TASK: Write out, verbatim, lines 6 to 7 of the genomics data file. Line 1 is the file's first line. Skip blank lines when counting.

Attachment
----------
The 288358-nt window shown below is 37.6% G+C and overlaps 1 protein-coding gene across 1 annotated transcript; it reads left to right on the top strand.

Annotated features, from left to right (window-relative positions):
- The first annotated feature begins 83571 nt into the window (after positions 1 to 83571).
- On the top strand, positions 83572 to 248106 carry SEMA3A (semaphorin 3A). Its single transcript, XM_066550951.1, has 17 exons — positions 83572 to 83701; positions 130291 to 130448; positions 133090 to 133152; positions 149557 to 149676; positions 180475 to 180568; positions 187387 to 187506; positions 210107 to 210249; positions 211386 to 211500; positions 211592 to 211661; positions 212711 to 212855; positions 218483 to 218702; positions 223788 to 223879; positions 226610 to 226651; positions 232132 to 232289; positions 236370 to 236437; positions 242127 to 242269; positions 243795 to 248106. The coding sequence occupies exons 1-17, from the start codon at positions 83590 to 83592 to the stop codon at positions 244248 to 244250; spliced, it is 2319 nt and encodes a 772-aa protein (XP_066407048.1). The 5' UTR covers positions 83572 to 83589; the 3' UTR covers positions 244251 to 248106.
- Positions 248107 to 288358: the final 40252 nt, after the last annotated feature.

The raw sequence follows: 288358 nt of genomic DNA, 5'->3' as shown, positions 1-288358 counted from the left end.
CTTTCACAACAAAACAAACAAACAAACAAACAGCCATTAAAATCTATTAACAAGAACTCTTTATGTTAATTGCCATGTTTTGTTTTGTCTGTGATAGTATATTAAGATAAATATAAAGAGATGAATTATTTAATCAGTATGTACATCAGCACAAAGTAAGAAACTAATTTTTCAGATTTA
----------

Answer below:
The raw sequence follows: 288358 nt of genomic DNA, 5'->3' as shown, positions 1-288358 counted from the left end.
CTTTCACAACAAAACAAACAAACAAACAAACAGCCATTAAAATCTATTAACAAGAACTCTTTATGTTAATTGCCATGTTTTGTTTTGTCTGTGATAGTATATTAAGATAAATATAAAGAGATGAATTATTTAATCAGTATGTACATCAGCACAAAGTAAGAAACTAATTTTTCAGATTTA